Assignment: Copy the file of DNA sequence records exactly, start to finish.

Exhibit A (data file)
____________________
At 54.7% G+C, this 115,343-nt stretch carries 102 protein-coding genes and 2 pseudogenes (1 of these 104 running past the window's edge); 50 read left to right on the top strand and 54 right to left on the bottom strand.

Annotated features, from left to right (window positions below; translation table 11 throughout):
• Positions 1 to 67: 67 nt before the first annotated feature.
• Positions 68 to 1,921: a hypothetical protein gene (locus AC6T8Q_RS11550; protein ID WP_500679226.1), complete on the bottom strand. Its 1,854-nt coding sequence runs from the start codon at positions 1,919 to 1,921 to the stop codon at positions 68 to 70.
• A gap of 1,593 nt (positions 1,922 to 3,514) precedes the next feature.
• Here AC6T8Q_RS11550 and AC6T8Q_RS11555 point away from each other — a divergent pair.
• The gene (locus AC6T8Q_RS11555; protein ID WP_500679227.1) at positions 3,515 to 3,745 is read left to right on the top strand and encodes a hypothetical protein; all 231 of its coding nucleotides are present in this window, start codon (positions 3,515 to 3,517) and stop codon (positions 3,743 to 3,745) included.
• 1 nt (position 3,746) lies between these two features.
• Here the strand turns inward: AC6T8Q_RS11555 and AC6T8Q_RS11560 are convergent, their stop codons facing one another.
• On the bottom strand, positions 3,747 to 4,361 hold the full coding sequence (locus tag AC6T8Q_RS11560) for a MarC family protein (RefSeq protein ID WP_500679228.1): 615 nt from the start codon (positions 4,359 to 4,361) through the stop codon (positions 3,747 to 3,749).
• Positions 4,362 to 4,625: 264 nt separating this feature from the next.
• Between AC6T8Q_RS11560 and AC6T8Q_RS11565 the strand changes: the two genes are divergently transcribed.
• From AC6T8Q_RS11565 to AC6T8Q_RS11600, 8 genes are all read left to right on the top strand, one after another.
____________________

At 54.7% G+C, this 115,343-nt stretch carries 102 protein-coding genes and 2 pseudogenes (1 of these 104 running past the window's edge); 50 read left to right on the top strand and 54 right to left on the bottom strand.

Annotated features, from left to right (window positions below; translation table 11 throughout):
• Positions 1 to 67: 67 nt before the first annotated feature.
• Positions 68 to 1,921: a hypothetical protein gene (locus AC6T8Q_RS11550; protein ID WP_500679226.1), complete on the bottom strand. Its 1,854-nt coding sequence runs from the start codon at positions 1,919 to 1,921 to the stop codon at positions 68 to 70.
• A gap of 1,593 nt (positions 1,922 to 3,514) precedes the next feature.
• Here AC6T8Q_RS11550 and AC6T8Q_RS11555 point away from each other — a divergent pair.
• The gene (locus AC6T8Q_RS11555; protein ID WP_500679227.1) at positions 3,515 to 3,745 is read left to right on the top strand and encodes a hypothetical protein; all 231 of its coding nucleotides are present in this window, start codon (positions 3,515 to 3,517) and stop codon (positions 3,743 to 3,745) included.
• 1 nt (position 3,746) lies between these two features.
• Here the strand turns inward: AC6T8Q_RS11555 and AC6T8Q_RS11560 are convergent, their stop codons facing one another.
• On the bottom strand, positions 3,747 to 4,361 hold the full coding sequence (locus tag AC6T8Q_RS11560) for a MarC family protein (RefSeq protein ID WP_500679228.1): 615 nt from the start codon (positions 4,359 to 4,361) through the stop codon (positions 3,747 to 3,749).
• Positions 4,362 to 4,625: 264 nt separating this feature from the next.
• Between AC6T8Q_RS11560 and AC6T8Q_RS11565 the strand changes: the two genes are divergently transcribed.
• From AC6T8Q_RS11565 to AC6T8Q_RS11600, 8 genes are all read left to right on the top strand, one after another.